• By Patricia Krausman

    Many new entrepreneurs are confident in the product or service they want to bring to the market, and they are confident they have the industry expertise and customer focus it takes to drive their business idea. Yet, navigating the process of starting a business gives them pause.

  • The Kentucky General Assembly crossed another mile marker this week by reaching the deadline for the introduction of new bills in the state Senate. Slightly less than 1,000 bills were filed — 309 Senate bills and 632 House bills — and probably less than 100 of them will pass. March 3 was the last day to file bills in the Senate. We will begin hearing House bills in our Senate committees in the coming weeks. As we enter the homestretch of the 2016 session, some tough decisions will need to be made, along with some compromises.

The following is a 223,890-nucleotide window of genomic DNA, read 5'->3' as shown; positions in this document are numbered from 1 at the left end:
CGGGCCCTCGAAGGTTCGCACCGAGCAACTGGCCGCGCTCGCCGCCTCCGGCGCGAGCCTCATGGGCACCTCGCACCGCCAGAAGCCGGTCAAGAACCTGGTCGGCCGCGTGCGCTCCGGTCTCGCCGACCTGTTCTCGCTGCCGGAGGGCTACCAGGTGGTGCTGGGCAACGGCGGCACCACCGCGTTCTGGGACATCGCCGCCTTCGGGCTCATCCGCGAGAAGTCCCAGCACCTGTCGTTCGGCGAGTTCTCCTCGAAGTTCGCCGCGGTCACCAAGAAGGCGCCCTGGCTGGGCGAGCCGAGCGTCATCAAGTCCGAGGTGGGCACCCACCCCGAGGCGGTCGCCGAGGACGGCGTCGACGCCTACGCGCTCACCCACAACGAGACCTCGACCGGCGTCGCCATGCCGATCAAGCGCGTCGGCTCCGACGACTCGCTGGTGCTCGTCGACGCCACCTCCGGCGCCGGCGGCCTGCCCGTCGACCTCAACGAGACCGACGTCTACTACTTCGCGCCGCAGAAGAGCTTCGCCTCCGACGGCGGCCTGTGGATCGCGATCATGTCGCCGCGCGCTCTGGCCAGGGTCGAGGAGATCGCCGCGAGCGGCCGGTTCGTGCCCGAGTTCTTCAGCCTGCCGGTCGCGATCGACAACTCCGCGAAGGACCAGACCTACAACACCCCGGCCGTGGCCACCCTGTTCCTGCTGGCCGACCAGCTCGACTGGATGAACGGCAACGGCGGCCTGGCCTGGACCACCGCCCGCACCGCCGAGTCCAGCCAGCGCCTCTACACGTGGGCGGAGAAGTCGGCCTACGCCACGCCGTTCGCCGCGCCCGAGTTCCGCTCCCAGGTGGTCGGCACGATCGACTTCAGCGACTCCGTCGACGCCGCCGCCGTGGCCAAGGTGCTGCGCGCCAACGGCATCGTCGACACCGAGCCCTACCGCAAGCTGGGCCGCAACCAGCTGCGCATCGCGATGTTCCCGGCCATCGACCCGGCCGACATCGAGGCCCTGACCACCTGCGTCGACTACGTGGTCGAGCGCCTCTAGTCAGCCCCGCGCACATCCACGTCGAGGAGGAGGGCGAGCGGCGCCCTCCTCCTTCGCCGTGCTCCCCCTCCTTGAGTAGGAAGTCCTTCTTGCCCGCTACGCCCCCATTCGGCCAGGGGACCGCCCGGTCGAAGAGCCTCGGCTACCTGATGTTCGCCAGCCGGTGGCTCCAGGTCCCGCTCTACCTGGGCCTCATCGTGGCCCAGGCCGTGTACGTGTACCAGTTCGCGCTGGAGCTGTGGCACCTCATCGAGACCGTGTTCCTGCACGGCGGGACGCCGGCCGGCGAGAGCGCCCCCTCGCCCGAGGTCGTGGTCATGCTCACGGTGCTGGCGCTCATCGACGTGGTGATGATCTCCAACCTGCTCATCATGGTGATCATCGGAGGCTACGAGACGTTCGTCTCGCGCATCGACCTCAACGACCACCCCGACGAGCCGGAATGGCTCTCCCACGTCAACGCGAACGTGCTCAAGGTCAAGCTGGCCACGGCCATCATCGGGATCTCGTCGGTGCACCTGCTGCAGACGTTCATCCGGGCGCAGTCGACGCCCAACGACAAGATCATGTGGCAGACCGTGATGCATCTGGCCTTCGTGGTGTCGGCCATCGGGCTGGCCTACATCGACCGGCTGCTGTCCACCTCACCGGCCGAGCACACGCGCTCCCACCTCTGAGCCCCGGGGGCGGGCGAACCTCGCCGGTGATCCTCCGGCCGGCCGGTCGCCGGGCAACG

• By Sister Mary Louise Edwards, OP
    Director of Mission Education
    St. Catharine College

    If you live in Washington County there is a good chance that your family has had some connection with the Dominican Sisters of Peace at St. Catharine. After all, the family names of some of our founding sisters: Carrico, Hill, Boone, Sansbury and Johnson are still common in these parts.

  • By Susan Crum-Cox
    Artist/educator
    Lebanon

    I appreciate Senator Higdon’s column last week regarding Kentucky Senate Bill 1, and the impact this bill will have on education in our community.   
    One of the lesser known aspects of Senate Bill 1 affects the visual and performing arts courses offered in this county and across the state.  

  • By G. B. Dixon